At first glance, the house has all the trappings of standard domestic architecture (gabled roofs, latticework), but a closer look reveals how cleverly those elements are subverted. At one point, the peaked roofs meet in a protective swoop over a terrace, while the latticework, made of stainless steel, supports an expanded section of one wing to frame views of the seascape beyond. It’s a masterpiece, in short, of function as well as form, each flourish having a purpose. Look for a feature article on the project in Azure’s January/February issue.

One bright side to 2020: It’s been a year in which we collectively reconsidered the rooms we inhabit, giving much thought to how our intimate surroundings affect our moods and mindsets and embarking on ways to make them better. It’s possible that interior design has never been more important than it is now. In that spirit, we’re tipping our hats to these 10 beautifully designed interiors – the homes that inspire us, the public spaces that raise the bar and the hospitality and retail gems that we hope we’ll get to visit (and support) in the very near future.

Bermonds Locke, London, by Holloway Li

Exemplifying the laid-back-luxury vibe of the Locke brand, the Bermonds Locke hotel features all the amenities of a studio apartment with the convenience of a hotel. With 143 guest suites featuring kitchen and living areas as well as laundry facilities, it allows guest to stay for months-long sojourns and make use of its lobby co-working space. While these are all great attributes – in COVID-19 times, guests might choose to physically distance by staying put in their fully equipped rooms – the main reason it’s on our list is its bold use of recycled materials.

As we wrote in our November/December issue, the palette is an imaginative ode to upcycling, with insulated bricks edging the joinery junctions with the floors, co-working tables built with reused concrete blocks and bed frames made of rebar. Altogether, Holloway Li‘s scheme represents a new way of thinking about sustainable interior design.

Gusto 501, Toronto, by Partisans
Photo by Arash Moallemi

Clad in 6,500 terracotta bricks, the walls of Gusto 501 seem to ripple and recede, their embedded LEDs flickering like candlelight. Wrapped in this warm yet ostentatious cloak that at once evokes an organic landscape and a parametrically rendered volume, the restaurant extends upwards into a multi-tiered variety of dining experiences. From the capacious ground floor sheathed with an operable glass facade, a floating blackened steel and walnut staircase ascends to a cozy mezzanine that houses the wine collection, a cocktail bar under a vast skylight, a floating dining room with a view of a strip of highway, and and – at its apex – a rooftop patio. It’s a tour de force in materiality, spatial experience and ambience.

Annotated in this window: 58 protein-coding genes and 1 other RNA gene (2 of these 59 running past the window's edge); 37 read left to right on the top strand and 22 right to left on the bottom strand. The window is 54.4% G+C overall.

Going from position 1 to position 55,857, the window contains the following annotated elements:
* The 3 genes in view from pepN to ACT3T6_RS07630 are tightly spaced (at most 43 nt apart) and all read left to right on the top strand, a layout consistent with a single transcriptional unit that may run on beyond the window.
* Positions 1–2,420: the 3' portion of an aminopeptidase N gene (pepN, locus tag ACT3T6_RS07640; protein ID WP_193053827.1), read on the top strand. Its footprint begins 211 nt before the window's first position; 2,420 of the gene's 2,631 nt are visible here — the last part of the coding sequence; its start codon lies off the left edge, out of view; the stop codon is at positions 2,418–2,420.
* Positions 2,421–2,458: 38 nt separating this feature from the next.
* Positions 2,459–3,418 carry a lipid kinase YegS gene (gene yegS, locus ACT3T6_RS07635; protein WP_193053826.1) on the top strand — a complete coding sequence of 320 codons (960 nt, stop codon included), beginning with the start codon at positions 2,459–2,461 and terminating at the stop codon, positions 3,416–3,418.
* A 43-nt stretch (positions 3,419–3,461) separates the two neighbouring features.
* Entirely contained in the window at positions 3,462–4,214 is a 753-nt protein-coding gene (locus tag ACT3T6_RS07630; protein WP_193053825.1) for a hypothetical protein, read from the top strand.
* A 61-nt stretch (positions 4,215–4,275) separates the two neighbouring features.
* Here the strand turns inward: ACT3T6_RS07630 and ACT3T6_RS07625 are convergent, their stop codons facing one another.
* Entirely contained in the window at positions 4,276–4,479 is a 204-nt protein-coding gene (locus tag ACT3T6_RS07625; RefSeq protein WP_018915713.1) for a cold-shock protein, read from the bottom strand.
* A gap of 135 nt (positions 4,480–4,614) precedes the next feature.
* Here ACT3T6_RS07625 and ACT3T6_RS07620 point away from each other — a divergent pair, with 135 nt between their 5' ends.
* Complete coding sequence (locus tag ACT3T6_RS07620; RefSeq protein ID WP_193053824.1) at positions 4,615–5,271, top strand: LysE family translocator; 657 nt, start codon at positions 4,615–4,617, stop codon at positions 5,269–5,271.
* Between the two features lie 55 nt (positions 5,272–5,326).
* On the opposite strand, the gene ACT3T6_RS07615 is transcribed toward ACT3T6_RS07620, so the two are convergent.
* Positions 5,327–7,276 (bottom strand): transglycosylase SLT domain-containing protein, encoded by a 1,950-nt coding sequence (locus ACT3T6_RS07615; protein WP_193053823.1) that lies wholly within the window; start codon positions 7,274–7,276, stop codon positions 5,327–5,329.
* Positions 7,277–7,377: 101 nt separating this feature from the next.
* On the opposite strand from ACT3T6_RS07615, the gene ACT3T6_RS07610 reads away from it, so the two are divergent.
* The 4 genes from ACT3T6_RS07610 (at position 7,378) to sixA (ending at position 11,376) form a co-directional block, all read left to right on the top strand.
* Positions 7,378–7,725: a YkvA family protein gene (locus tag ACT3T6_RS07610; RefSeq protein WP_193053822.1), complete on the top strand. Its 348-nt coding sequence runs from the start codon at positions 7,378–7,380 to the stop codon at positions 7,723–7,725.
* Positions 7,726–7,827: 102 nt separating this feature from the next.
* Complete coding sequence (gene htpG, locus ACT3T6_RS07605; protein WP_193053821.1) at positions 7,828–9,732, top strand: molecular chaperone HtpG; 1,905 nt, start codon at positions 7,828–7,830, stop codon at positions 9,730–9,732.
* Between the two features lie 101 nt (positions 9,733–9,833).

Photo by Arash Moallemi
Papi Restaurant, Paris, by Neri & Hu

A brilliant marriage between past and present, Neri & Hu‘s design for Papi Restaurant, inside a late-19th-century Haussmann building in Paris, honours the inherent beauty of imperfection. Taking a sensitive and meticulous approach to the overhaul, the Shanghai-based studio first peeled away decades-worth of updates and finishes to expose original limestone and brick walls (along with one brick and one steel column) and, resisting the urge to fix or perfect the time-worn materials, they left them raw in tribute to the city’s heritage. From here, the designers added their contemporary masterstroke: an oversized cylindrical volume placed slightly off-centre in the 52-square-metre space.

Clad in vertically arranged, handmade white ceramic tiles (which were also seamlessly carried onto the floor), the curious structure is lined with smooth birch plywood and features large openings that both serve as bench seating and allow light to flow through the space (the insertion also incorporates the chef’s prep counter and areas for display). To not crowd the compact footprint, Neri & Hu custom-designed simple upholstered wood chairs (made by De La Espada) and tables and chose minimal light fixtures by Viabizzuno to contrast the soft stone. The result is a harmonious blending of materials, eras and shapes to create a character-filled space that at once speaks to the past and feels utterly of the moment.

086, Porto, by Fala Atelier